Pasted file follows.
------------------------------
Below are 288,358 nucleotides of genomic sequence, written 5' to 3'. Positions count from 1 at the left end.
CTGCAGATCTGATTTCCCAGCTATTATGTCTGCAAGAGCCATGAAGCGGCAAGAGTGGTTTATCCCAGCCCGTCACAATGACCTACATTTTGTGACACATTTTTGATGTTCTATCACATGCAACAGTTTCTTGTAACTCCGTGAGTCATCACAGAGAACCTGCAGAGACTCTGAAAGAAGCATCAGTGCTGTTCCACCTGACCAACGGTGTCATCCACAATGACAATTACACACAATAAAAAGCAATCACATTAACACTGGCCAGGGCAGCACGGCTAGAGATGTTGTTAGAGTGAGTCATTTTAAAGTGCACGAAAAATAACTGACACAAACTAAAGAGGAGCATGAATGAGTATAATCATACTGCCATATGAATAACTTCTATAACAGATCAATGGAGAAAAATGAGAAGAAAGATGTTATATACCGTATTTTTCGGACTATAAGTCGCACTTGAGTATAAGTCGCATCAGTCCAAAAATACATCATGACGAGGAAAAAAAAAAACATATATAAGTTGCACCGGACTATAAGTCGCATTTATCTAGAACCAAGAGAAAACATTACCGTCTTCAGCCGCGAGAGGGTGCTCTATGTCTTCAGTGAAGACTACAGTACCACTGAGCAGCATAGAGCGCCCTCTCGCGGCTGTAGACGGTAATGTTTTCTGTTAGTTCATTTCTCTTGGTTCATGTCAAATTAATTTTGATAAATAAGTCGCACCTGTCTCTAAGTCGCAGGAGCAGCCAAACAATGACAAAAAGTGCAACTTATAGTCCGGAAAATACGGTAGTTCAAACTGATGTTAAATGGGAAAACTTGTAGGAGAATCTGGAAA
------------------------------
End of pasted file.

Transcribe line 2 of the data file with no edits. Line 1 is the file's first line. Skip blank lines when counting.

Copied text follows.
CTGCAGATCTGATTTCCCAGCTATTATGTCTGCAAGAGCCATGAAGCGGCAAGAGTGGTTTATCCCAGCCCGTCACAATGACCTACATTTTGTGACACATTTTTGATGTTCTATCACATGCAACAGTTTCTTGTAACTCCGTGAGTCATCACAGAGAACCTGCAGAGACTCTGAAAGAAGCATCAGTGCTGTTCCACCTGACCAACGGTGTCATCCACAATGACAATTACACACAATAAAAAGCAATCACATTAACACTGGCCAGGGCAGCACGGCTAGAGATGTTGTTAGAGTGAGTCATTTTAAAGTGCACGAAAAATAACTGACACAAACTAAAGAGGAGCATGAATGAGTATAATCATACTGCCATATGAATAACTTCTATAACAGATCAATGGAGAAAAATGAGAAGAAAGATGTTATATACCGTATTTTTCGGACTATAAGTCGCACTTGAGTATAAGTCGCATCAGTCCAAAAATACATCATGACGAGGAAAAAAAAAAACATATATAAGTTGCACCGGACTATAAGTCGCATTTATCTAGAACCAAGAGAAAACATTACCGTCTTCAGCCGCGAGAGGGTGCTCTATGTCTTCAGTGAAGACTACAGTACCACTGAGCAGCATAGAGCGCCCTCTCGCGGCTGTAGACGGTAATGTTTTCTGTTAGTTCATTTCTCTTGGTTCATGTCAAATTAATTTTGATAAATAAGTCGCACCTGTCTCTAAGTCGCAGGAGCAGCCAAACAATGACAAAAAGTGCAACTTATAGTCCGGAAAATACGGTAGTTCAAACTGATGTTAAATGGGAAAACTTGTAGGAGAATCTGGAAA